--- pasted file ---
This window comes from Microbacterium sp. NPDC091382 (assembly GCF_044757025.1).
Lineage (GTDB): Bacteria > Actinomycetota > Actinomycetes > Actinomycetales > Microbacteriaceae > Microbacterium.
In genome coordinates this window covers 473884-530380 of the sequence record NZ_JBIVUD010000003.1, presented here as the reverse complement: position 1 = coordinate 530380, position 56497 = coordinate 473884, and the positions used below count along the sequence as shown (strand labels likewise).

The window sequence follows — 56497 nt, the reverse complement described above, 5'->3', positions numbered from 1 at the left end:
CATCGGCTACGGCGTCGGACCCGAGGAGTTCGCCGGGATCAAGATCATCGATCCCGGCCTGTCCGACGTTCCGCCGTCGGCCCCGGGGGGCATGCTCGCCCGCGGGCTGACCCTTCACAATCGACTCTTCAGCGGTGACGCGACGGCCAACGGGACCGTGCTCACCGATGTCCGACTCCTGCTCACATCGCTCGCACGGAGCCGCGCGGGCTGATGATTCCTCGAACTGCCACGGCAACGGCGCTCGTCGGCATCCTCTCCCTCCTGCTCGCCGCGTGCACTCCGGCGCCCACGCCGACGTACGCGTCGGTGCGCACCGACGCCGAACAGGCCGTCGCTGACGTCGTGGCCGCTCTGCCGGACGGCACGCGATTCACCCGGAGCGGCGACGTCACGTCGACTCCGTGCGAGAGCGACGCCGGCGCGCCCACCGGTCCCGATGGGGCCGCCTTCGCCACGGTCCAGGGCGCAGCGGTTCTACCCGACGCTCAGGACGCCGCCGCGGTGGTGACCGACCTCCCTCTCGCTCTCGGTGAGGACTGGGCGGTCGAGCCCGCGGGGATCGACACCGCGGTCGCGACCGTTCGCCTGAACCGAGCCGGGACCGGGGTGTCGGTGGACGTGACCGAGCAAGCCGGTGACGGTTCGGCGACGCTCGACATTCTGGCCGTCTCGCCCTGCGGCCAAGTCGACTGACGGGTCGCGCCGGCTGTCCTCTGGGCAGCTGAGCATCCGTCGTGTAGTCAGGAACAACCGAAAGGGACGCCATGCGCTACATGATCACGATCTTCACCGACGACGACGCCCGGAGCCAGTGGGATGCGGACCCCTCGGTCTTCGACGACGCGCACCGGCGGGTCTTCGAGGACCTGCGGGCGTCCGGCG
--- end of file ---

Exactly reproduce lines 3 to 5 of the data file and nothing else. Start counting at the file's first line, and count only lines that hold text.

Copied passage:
In genome coordinates this window covers 473884-530380 of the sequence record NZ_JBIVUD010000003.1, presented here as the reverse complement: position 1 = coordinate 530380, position 56497 = coordinate 473884, and the positions used below count along the sequence as shown (strand labels likewise).

The window sequence follows — 56497 nt, the reverse complement described above, 5'->3', positions numbered from 1 at the left end:
CATCGGCTACGGCGTCGGACCCGAGGAGTTCGCCGGGATCAAGATCATCGATCCCGGCCTGTCCGACGTTCCGCCGTCGGCCCCGGGGGGCATGCTCGCCCGCGGGCTGACCCTTCACAATCGACTCTTCAGCGGTGACGCGACGGCCAACGGGACCGTGCTCACCGATGTCCGACTCCTGCTCACATCGCTCGCACGGAGCCGCGCGGGCTGATGATTCCTCGAACTGCCACGGCAACGGCGCTCGTCGGCATCCTCTCCCTCCTGCTCGCCGCGTGCACTCCGGCGCCCACGCCGACGTACGCGTCGGTGCGCACCGACGCCGAACAGGCCGTCGCTGACGTCGTGGCCGCTCTGCCGGACGGCACGCGATTCACCCGGAGCGGCGACGTCACGTCGACTCCGTGCGAGAGCGACGCCGGCGCGCCCACCGGTCCCGATGGGGCCGCCTTCGCCACGGTCCAGGGCGCAGCGGTTCTACCCGACGCTCAGGACGCCGCCGCGGTGGTGACCGACCTCCCTCTCGCTCTCGGTGAGGACTGGGCGGTCGAGCCCGCGGGGATCGACACCGCGGTCGCGACCGTTCGCCTGAACCGAGCCGGGACCGGGGTGTCGGTGGACGTGACCGAGCAAGCCGGTGACGGTTCGGCGACGCTCGACATTCTGGCCGTCTCGCCCTGCGGCCAAGTCGACTGACGGGTCGCGCCGGCTGTCCTCTGGGCAGCTGAGCATCCGTCGTGTAGTCAGGAACAACCGAAAGGGACGCCATGCGCTACATGATCACGATCTTCACCGACGACGACGCCCGGAGCCAGTGGGATGCGGACCCCTCGGTCTTCGACGACGCGCACCGGCGGGTCTTCGAGGACCTGCGGGCGTCCGGCG